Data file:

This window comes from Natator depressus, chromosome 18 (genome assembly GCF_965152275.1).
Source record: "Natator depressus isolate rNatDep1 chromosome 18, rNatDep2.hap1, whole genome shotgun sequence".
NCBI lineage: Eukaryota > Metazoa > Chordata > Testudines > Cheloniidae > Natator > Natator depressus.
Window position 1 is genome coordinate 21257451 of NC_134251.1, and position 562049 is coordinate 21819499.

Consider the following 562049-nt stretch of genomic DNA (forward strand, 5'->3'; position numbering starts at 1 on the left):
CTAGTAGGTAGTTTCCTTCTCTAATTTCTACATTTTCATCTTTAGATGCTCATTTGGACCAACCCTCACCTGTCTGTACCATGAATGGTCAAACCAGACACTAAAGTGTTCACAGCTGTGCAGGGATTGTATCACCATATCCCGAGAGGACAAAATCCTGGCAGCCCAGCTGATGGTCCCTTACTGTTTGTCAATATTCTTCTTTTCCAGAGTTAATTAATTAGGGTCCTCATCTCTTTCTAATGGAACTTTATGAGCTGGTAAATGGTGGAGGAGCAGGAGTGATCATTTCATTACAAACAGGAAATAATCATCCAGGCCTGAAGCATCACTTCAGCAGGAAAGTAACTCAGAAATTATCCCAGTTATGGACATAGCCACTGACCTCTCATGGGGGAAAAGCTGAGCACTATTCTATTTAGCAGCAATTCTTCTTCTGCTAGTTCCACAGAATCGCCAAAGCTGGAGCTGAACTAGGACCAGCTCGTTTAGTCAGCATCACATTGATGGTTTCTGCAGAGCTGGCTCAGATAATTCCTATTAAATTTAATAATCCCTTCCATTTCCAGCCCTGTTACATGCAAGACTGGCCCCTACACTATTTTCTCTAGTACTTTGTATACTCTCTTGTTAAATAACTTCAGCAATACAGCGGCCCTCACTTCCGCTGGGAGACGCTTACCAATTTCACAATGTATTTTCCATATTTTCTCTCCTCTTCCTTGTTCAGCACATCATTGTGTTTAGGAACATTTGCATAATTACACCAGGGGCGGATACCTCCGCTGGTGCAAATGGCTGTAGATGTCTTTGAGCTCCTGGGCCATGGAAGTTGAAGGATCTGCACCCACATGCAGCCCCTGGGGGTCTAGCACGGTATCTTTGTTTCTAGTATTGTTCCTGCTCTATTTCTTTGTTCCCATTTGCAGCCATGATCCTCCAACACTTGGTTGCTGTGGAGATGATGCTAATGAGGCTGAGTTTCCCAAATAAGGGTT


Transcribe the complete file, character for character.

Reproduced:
This window comes from Natator depressus, chromosome 18 (genome assembly GCF_965152275.1).
Source record: "Natator depressus isolate rNatDep1 chromosome 18, rNatDep2.hap1, whole genome shotgun sequence".
NCBI lineage: Eukaryota > Metazoa > Chordata > Testudines > Cheloniidae > Natator > Natator depressus.
Window position 1 is genome coordinate 21257451 of NC_134251.1, and position 562049 is coordinate 21819499.

Consider the following 562049-nt stretch of genomic DNA (forward strand, 5'->3'; position numbering starts at 1 on the left):
CTAGTAGGTAGTTTCCTTCTCTAATTTCTACATTTTCATCTTTAGATGCTCATTTGGACCAACCCTCACCTGTCTGTACCATGAATGGTCAAACCAGACACTAAAGTGTTCACAGCTGTGCAGGGATTGTATCACCATATCCCGAGAGGACAAAATCCTGGCAGCCCAGCTGATGGTCCCTTACTGTTTGTCAATATTCTTCTTTTCCAGAGTTAATTAATTAGGGTCCTCATCTCTTTCTAATGGAACTTTATGAGCTGGTAAATGGTGGAGGAGCAGGAGTGATCATTTCATTACAAACAGGAAATAATCATCCAGGCCTGAAGCATCACTTCAGCAGGAAAGTAACTCAGAAATTATCCCAGTTATGGACATAGCCACTGACCTCTCATGGGGGAAAAGCTGAGCACTATTCTATTTAGCAGCAATTCTTCTTCTGCTAGTTCCACAGAATCGCCAAAGCTGGAGCTGAACTAGGACCAGCTCGTTTAGTCAGCATCACATTGATGGTTTCTGCAGAGCTGGCTCAGATAATTCCTATTAAATTTAATAATCCCTTCCATTTCCAGCCCTGTTACATGCAAGACTGGCCCCTACACTATTTTCTCTAGTACTTTGTATACTCTCTTGTTAAATAACTTCAGCAATACAGCGGCCCTCACTTCCGCTGGGAGACGCTTACCAATTTCACAATGTATTTTCCATATTTTCTCTCCTCTTCCTTGTTCAGCACATCATTGTGTTTAGGAACATTTGCATAATTACACCAGGGGCGGATACCTCCGCTGGTGCAAATGGCTGTAGATGTCTTTGAGCTCCTGGGCCATGGAAGTTGAAGGATCTGCACCCACATGCAGCCCCTGGGGGTCTAGCACGGTATCTTTGTTTCTAGTATTGTTCCTGCTCTATTTCTTTGTTCCCATTTGCAGCCATGATCCTCCAACACTTGGTTGCTGTGGAGATGATGCTAATGAGGCTGAGTTTCCCAAATAAGGGTT